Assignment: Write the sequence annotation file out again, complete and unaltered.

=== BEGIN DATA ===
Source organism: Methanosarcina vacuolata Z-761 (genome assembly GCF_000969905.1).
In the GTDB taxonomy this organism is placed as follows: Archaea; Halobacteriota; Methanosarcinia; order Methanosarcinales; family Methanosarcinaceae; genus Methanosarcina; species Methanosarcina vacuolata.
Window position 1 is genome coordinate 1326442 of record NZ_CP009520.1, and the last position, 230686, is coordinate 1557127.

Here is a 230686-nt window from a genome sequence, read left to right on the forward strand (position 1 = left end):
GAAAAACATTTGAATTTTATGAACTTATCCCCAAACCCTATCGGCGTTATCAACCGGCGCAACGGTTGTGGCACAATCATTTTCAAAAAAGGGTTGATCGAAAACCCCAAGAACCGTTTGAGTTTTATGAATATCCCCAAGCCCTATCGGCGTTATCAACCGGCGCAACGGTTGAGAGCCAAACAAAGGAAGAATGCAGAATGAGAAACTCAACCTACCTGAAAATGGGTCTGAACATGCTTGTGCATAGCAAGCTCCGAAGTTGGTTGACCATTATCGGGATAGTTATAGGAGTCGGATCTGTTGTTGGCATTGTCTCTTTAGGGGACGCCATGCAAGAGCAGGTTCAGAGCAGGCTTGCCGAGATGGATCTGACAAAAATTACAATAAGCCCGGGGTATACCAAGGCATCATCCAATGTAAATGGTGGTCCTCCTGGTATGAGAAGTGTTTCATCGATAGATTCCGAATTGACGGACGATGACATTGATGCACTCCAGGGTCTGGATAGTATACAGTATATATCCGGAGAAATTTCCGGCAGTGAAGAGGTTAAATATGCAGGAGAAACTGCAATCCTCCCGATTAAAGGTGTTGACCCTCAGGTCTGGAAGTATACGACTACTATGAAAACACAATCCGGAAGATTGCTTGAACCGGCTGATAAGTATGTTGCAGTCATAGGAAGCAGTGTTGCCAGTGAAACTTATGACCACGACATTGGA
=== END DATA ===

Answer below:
Source organism: Methanosarcina vacuolata Z-761 (genome assembly GCF_000969905.1).
In the GTDB taxonomy this organism is placed as follows: Archaea; Halobacteriota; Methanosarcinia; order Methanosarcinales; family Methanosarcinaceae; genus Methanosarcina; species Methanosarcina vacuolata.
Window position 1 is genome coordinate 1326442 of record NZ_CP009520.1, and the last position, 230686, is coordinate 1557127.

Here is a 230686-nt window from a genome sequence, read left to right on the forward strand (position 1 = left end):
GAAAAACATTTGAATTTTATGAACTTATCCCCAAACCCTATCGGCGTTATCAACCGGCGCAACGGTTGTGGCACAATCATTTTCAAAAAAGGGTTGATCGAAAACCCCAAGAACCGTTTGAGTTTTATGAATATCCCCAAGCCCTATCGGCGTTATCAACCGGCGCAACGGTTGAGAGCCAAACAAAGGAAGAATGCAGAATGAGAAACTCAACCTACCTGAAAATGGGTCTGAACATGCTTGTGCATAGCAAGCTCCGAAGTTGGTTGACCATTATCGGGATAGTTATAGGAGTCGGATCTGTTGTTGGCATTGTCTCTTTAGGGGACGCCATGCAAGAGCAGGTTCAGAGCAGGCTTGCCGAGATGGATCTGACAAAAATTACAATAAGCCCGGGGTATACCAAGGCATCATCCAATGTAAATGGTGGTCCTCCTGGTATGAGAAGTGTTTCATCGATAGATTCCGAATTGACGGACGATGACATTGATGCACTCCAGGGTCTGGATAGTATACAGTATATATCCGGAGAAATTTCCGGCAGTGAAGAGGTTAAATATGCAGGAGAAACTGCAATCCTCCCGATTAAAGGTGTTGACCCTCAGGTCTGGAAGTATACGACTACTATGAAAACACAATCCGGAAGATTGCTTGAACCGGCTGATAAGTATGTTGCAGTCATAGGAAGCAGTGTTGCCAGTGAAACTTATGACCACGACATTGGA